The Amboyna conspiracy trial produced a surge of competing pamphlets, complete versions of which can be seen here. This commenced in July 1624 when a pamphlet entitled A True Declaration of the News that came out of the East-Indies, was printed in Dutch and later translated into English. It was followed by an English pamphlet, A true relation of the uniust, cruell, and barbarous proceedings against the English at Amboyna in the East-Indies by the Neatherlandish gouernour and councel there, that was drawn up by John Skinner. In 1632, the pamphleting war was renewed when a further set of three pamphlets from both sides were published together. The first part, A remonstrance of the directors of the Netherlands East India Company presented to the Lords States Generall of the united Provinces, in defence of the said Companie, touching the bloudy proceedings against the English merchants, executed at Amboyna, was an answer to Skinner’s pamphlet and came with a translation of the Amboyna judicial record. Again, the English responded in the form of A Reply to the Remonstrance of the Bewinthebbers or Directors of the Netherlands East India Companie which worked through each of the arguments put forward and attempted to demolish it. The value of these pamphlets as historical sources is debatable but they were crucial in shaping the public reaction to Amboyna.
Source: A true relation of the uniust, cruell, and barbarous proceedings against the English
This is an excerpt from a pamphlet produced on the English side in 1624. The purpose of this pamphlet was to damn the Dutch as brutal murders who had deliberately fabricated a conspiracy as a pretext to eject the English from the spice islands. Its author, John Skinner, collected the most explosive testimony presented by the Amboyna survivors and then proceeded to exaggerate it for effect. This scene is a good example and it seems have been largely invented. In it, the English are presented as virtuous, godly victims in sharp contrast with the villainous Dutch. Not only do the English merchants at Amboyna go to their deaths with a pure conscience, but they in fact forgive the Dutch for their terrible crimes against them. Scenes like this fanned the flames of anti-Dutch sentiment in England in this period.
The English still professed their innocency, and prayed the ministers that they might all receive the sacrament, as a zeal of the forgiveness of their sins, and withal thereby to confirm their last profession of their innocency. But this would by no means be granted, whereupon Samuel Colson said thus unto the ministers: You manifest unto us the danger of dissimulation in this case; but tell us if we suffer guiltless being also otherwise true believers in Christ Jesus, what shall be our reward? The preacher answered, by how much the clearer you are, so much the more glorious shall be your resurrection. With that word Colson started up embraced the preacher, and gave him his purse with such money as he had in it, saying, Domine, God bless you. Tell the Governor I freely forgive him; and I entreat you to exhort him to repent him of this bloody tragedy wrought upon us poor innocent souls. Here all the rest of the English signified their consent of this speech.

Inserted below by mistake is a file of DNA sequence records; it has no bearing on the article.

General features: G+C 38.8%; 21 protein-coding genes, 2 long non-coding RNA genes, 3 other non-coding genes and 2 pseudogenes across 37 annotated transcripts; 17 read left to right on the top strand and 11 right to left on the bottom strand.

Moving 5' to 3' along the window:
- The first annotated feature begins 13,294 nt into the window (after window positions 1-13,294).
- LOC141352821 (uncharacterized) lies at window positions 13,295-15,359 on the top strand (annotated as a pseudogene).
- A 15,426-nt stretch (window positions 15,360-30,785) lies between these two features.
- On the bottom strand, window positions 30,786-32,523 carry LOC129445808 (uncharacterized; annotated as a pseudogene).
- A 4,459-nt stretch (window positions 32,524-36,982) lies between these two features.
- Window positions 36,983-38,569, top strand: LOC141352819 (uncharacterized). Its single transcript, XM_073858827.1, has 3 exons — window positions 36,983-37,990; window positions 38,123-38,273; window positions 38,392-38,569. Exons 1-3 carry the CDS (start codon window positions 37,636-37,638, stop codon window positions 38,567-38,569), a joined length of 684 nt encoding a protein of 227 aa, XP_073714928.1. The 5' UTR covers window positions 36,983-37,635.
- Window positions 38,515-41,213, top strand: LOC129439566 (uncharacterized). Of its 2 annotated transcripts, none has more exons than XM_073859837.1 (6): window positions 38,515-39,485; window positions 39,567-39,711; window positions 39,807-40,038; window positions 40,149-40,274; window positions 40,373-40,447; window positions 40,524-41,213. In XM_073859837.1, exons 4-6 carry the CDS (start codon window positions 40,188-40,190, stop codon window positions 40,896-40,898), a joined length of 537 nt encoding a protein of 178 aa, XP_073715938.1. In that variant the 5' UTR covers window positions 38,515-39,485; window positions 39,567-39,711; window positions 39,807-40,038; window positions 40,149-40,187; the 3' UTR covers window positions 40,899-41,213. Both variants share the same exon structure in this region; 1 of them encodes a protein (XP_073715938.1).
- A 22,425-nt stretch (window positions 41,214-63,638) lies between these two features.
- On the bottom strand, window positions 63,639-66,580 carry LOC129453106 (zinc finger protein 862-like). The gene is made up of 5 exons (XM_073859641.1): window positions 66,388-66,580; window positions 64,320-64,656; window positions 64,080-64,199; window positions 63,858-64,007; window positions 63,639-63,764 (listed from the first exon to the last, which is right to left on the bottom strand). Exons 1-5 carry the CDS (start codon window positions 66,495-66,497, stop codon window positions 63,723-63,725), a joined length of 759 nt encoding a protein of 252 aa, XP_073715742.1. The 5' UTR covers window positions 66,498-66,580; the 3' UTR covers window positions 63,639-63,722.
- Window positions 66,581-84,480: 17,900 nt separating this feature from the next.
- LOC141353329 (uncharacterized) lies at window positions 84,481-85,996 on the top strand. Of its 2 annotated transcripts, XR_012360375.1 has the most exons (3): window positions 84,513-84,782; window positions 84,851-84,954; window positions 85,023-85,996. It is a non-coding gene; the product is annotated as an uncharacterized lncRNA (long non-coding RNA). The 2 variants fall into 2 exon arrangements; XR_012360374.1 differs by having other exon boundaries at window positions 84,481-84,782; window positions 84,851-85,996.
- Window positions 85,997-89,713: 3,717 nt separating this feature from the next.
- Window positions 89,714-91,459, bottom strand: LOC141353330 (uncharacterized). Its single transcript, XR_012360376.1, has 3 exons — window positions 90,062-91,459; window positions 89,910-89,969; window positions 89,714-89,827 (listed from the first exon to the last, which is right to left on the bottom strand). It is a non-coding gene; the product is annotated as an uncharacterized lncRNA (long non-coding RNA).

Source: States-General Placard 1624
In an effort to calm the waters and responding to English pressure, the States-General reacted to the publication of the first pamphlet, Waerachtich Verhael vande Tidinghen ghecomen wt de Oost-Indien (A True Declaration of the News that came out of the East-Indies), by issuing this placard that declared it libel. While this was designed to contain the controversy about Amboyna, it was impossible to suppress the steady stream of news concerning the trial. In this period, pamphlets were both powerful and ubiquitous publications designed to sway public opinion and effect policy. A list of pamphlets produced in the Netherlands in this period is available here
Placard of the States General, against a pamphlet entitled, "The true relation of the tidings which came out of the East Indies by the pinnace called the Hare (which arrived at the Texel in June 1624), concerning the conspiracy which was discovered in the Islands of Amboyna, &c.," declaring it to be "a scandalous and senseless libel, the author whereof, as also the printers, sellers, and dispersers, ought to be punished;" requiring all justices and officers to make diligent inquiry after and proceed against them; and promising a reward of 400 guilders to whomsoever shall produce the author or printer. [This translation comes from the Calendar of State Papers Colonial, East Indies, China and Japan, 1622-1624]